It’s estimated that between 5 to 8 million dogs and cats enter U.S. shelters each year – many through no fault of their own. And most people I talk to are completely oblivious of the number of animals their local shelters care for on any given day, month or year – and how hard they work on behalf of animals. Continue reading →
Our Red Star Emergency Services team has returned to the temporary shelter to provide ongoing support and daily care for nearly 250 dogs seized in what is believed to be the second largest dogfighting raid in U.S. history. This being our team’s second time deploying to assist the ASPCA with these particular animals all our team can say is, “What a difference compassion can make!”
Our team reports that, “In less than twelve weeks, these beautiful creatures have learned social skills, manners, and most importantly, what it means to be loved and protected. The success stories are endless!” Dogs who cowered in the corner each time a caretaker would come by their kennel are now sitting right at the door waiting for the next moment to be with their new two-legged friends. Older dogs that were used for constant breeding are now enjoying their retirement, and newborn puppies that had not yet had their eyes open are growing up nicely and are healthy, happy and playful!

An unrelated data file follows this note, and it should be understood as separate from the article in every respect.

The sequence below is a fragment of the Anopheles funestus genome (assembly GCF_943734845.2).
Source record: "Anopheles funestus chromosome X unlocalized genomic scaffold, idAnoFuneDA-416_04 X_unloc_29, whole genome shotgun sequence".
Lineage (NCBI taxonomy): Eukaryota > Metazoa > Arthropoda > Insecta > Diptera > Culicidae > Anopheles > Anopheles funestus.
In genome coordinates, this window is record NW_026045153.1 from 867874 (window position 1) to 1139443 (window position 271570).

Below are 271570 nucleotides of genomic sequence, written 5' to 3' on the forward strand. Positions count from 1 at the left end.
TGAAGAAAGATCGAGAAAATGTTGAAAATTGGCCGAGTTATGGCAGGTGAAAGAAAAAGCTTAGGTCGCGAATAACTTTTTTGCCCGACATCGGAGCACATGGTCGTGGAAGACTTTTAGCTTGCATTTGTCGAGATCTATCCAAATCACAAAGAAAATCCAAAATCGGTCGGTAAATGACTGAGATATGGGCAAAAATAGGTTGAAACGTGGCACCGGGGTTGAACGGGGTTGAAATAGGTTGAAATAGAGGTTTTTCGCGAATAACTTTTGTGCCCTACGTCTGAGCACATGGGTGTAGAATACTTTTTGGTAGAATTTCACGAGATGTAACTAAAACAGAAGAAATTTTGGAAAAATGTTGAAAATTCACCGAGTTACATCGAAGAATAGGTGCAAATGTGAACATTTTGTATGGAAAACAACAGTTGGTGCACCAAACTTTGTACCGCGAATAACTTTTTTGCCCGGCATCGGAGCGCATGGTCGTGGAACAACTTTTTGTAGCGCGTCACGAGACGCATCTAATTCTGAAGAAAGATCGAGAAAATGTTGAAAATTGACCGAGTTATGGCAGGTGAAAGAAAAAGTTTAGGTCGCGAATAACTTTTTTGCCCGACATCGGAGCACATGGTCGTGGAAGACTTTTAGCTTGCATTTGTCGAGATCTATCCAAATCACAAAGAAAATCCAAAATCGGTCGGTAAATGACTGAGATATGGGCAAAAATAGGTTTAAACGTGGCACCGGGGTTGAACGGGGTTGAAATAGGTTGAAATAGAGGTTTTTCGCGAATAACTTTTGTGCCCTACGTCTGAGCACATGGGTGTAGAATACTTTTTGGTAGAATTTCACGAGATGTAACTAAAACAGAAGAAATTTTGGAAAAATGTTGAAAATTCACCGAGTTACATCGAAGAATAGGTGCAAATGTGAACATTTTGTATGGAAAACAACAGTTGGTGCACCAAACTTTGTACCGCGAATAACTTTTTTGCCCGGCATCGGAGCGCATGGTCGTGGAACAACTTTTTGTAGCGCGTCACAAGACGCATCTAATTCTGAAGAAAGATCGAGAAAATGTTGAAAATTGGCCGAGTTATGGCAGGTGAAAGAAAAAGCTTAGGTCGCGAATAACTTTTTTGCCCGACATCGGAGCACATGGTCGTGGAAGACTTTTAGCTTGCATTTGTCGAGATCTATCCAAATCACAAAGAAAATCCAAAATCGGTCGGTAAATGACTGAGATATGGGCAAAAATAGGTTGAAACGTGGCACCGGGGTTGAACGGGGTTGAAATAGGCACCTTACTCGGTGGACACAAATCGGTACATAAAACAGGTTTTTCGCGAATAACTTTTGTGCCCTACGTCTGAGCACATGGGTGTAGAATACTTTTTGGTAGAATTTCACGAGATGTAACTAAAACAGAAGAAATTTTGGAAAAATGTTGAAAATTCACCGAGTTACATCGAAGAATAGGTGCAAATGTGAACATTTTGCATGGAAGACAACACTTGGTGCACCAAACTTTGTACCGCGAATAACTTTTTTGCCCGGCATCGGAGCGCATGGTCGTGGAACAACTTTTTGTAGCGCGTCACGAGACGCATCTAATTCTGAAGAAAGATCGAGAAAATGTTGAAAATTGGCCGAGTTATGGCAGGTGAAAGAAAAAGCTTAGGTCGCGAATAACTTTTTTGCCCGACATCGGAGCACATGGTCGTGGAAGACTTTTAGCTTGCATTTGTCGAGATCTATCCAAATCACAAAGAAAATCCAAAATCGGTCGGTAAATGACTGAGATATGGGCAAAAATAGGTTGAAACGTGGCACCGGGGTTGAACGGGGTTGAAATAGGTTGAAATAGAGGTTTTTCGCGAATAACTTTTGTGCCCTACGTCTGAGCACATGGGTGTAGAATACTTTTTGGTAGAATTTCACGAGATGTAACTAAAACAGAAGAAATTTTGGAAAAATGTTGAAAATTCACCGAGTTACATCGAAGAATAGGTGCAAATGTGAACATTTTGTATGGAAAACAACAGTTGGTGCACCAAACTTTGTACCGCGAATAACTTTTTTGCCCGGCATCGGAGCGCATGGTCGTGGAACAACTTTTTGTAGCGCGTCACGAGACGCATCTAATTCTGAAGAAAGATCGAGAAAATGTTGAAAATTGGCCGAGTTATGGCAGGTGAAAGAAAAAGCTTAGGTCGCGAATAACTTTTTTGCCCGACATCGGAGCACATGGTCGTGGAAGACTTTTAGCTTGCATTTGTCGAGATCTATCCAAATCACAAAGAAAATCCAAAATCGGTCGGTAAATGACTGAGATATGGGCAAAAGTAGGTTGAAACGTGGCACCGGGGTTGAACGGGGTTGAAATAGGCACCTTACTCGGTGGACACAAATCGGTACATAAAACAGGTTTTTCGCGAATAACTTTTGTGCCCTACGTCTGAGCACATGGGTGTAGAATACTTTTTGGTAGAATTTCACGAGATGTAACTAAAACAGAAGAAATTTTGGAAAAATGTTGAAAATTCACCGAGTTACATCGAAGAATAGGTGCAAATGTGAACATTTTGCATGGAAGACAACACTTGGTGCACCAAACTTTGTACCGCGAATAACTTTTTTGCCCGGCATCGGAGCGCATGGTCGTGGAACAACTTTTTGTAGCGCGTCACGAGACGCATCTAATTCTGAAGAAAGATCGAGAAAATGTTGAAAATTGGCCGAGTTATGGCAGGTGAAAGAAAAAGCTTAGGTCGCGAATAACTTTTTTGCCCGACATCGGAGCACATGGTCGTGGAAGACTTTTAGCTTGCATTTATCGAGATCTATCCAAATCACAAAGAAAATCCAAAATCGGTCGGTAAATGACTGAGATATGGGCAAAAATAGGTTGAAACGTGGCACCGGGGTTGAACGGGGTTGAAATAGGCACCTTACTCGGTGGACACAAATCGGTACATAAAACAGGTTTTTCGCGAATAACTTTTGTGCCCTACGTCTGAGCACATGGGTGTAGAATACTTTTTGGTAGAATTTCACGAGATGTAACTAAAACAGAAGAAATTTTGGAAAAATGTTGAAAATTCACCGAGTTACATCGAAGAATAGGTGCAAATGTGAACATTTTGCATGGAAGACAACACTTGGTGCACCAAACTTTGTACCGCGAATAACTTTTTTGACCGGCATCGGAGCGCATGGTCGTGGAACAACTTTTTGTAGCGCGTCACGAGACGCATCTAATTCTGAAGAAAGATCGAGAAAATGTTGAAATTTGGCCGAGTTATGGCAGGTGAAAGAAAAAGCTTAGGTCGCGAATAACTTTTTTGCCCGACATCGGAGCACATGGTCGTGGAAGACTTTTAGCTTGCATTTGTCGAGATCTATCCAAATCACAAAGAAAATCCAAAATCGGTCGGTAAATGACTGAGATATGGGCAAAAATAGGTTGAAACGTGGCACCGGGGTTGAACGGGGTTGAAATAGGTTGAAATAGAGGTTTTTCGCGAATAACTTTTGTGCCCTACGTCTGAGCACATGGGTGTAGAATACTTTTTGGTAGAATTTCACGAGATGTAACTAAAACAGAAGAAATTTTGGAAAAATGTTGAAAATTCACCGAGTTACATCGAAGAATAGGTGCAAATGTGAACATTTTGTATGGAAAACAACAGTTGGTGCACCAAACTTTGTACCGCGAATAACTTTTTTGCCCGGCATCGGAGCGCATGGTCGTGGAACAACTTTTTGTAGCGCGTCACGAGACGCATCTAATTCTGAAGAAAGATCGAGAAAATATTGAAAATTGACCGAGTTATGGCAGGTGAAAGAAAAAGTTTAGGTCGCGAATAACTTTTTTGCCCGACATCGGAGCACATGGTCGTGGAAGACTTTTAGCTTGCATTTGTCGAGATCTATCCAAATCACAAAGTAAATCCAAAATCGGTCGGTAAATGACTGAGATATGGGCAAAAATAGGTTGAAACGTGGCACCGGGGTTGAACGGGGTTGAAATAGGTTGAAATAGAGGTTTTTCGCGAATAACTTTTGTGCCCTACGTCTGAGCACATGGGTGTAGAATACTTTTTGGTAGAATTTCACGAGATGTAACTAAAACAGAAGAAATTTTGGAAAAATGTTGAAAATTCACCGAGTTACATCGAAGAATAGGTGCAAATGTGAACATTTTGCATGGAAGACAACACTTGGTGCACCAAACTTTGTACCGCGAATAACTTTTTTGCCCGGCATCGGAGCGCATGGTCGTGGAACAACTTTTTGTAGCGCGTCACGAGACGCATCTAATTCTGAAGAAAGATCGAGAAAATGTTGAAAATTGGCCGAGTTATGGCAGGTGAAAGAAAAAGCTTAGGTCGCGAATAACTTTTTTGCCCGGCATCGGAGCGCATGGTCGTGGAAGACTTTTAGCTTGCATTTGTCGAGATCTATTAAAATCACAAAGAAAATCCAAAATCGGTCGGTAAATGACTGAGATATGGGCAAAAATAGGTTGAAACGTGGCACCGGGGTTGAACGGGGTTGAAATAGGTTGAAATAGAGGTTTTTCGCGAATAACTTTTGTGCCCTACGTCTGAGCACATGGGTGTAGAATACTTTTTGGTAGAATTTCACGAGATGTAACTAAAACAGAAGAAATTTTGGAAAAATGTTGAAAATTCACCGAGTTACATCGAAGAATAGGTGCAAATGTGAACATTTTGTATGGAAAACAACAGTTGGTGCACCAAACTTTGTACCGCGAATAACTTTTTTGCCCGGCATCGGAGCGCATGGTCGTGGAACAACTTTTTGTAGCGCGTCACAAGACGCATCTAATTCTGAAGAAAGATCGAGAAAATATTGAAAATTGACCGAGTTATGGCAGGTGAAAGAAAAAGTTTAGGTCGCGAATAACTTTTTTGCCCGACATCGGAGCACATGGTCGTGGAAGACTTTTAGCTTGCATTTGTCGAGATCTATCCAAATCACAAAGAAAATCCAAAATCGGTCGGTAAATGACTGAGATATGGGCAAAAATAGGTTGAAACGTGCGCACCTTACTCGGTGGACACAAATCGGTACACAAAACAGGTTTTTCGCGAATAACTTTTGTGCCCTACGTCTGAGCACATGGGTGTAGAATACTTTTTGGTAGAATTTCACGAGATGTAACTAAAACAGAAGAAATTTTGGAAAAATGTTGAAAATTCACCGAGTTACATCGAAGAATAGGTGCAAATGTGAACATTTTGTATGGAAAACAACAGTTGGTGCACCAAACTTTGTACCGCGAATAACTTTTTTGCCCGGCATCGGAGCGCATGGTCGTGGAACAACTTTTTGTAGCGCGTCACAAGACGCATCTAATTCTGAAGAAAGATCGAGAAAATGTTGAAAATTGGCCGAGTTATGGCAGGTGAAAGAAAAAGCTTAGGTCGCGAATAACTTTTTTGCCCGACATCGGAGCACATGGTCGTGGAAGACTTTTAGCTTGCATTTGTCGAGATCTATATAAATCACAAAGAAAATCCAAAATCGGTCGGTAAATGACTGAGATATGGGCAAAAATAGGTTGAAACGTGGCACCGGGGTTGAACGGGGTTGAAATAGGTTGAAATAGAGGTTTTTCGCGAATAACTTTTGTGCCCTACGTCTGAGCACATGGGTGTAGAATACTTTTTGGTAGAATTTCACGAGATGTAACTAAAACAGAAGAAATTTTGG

Andy Bass, our Southeast region program and response specialist for Red Star Emergency Services gave this account about one dog he bonded with:
As I worked into my new routine today, one of the young puppies, who was chasing his thunderball in the exercise pen stopped in his tracks when I came near, gave me a sniff, then ran to the opposite side of the kennel. He then timidly approached me again and took another sniff. As he looked up at me and cocked his head to the side, I realized this was a withdrawn puppy from the isolation ward I had cared for three months ago. When I was here last, I would make it a point to take him out of his cage and carry him under my arm as I did my daily paperwork. Now here he was, healthy and happy, and letting me know he remembered me!